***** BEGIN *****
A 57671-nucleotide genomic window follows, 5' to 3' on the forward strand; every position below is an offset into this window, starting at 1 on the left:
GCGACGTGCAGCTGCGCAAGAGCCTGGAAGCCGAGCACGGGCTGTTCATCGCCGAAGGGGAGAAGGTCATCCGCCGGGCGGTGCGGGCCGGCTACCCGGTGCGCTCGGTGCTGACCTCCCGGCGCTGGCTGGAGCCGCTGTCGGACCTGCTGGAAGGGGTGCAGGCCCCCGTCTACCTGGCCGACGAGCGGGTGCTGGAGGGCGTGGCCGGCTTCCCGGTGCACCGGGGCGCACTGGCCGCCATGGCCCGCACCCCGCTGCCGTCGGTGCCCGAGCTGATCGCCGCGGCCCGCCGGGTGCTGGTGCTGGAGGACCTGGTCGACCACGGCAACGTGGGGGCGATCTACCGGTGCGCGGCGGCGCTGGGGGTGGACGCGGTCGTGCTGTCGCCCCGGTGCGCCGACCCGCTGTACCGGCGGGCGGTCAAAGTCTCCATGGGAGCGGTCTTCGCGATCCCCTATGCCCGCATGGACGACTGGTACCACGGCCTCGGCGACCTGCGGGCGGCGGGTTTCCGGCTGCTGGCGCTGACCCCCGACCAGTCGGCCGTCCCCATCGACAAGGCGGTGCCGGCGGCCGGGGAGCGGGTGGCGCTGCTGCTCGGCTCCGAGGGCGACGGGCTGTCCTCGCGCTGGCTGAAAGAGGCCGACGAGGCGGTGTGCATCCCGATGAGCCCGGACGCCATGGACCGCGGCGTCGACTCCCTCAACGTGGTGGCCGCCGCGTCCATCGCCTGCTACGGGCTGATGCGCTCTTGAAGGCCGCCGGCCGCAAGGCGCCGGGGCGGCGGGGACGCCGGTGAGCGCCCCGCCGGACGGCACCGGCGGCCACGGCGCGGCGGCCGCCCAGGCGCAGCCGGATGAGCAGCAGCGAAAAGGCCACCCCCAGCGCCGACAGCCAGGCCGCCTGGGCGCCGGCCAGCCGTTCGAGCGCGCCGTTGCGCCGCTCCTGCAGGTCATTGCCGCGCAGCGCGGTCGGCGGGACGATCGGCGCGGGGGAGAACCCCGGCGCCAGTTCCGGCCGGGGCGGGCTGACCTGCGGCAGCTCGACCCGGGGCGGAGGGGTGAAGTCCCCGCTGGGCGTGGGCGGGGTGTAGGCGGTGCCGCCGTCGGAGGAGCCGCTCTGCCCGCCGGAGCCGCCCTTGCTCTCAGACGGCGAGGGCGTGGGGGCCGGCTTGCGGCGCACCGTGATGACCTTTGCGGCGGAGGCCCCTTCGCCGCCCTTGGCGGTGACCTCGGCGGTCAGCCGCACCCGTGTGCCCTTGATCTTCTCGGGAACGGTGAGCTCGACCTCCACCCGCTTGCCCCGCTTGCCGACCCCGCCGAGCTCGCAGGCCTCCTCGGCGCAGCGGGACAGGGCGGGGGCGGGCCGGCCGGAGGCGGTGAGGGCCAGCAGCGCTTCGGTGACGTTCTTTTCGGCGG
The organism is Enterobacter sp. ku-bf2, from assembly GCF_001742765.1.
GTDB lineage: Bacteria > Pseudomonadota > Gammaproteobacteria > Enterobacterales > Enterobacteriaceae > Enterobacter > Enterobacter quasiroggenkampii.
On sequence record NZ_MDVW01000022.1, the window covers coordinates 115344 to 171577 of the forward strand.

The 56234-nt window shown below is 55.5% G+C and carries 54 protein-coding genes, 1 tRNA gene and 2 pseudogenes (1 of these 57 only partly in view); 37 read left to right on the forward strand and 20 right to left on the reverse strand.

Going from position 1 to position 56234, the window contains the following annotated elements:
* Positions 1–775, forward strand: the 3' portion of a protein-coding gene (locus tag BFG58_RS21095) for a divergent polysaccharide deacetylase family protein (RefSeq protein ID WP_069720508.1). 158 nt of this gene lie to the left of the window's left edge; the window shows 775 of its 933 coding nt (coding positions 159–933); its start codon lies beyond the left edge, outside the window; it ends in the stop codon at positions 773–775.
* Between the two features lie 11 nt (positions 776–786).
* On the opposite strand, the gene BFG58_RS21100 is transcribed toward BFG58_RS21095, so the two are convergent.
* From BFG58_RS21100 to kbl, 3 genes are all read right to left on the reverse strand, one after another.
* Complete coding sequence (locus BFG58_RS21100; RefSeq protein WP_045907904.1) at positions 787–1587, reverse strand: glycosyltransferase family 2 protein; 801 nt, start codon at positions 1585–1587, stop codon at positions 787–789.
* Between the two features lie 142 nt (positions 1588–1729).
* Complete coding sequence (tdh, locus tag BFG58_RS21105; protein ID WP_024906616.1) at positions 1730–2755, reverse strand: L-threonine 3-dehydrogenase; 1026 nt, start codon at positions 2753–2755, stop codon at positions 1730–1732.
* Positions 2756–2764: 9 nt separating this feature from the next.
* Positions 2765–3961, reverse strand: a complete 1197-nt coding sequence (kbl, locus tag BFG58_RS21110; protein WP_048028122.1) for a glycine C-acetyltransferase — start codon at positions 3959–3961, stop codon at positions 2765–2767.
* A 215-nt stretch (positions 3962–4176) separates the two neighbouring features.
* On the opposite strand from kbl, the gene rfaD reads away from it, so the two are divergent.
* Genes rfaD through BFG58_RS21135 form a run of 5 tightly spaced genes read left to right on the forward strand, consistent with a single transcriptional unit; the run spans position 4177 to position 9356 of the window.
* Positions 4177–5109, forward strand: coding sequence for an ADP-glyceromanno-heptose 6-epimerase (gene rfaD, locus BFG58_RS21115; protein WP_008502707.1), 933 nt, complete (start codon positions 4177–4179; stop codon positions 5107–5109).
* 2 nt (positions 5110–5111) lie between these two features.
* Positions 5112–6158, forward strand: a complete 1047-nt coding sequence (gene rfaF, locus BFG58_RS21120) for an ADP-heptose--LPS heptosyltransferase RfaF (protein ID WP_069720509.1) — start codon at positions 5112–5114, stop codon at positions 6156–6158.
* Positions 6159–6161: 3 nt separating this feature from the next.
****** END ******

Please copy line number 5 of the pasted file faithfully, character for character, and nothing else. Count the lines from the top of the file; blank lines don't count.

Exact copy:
On sequence record NZ_MDVW01000022.1, the window covers coordinates 115344 to 171577 of the forward strand.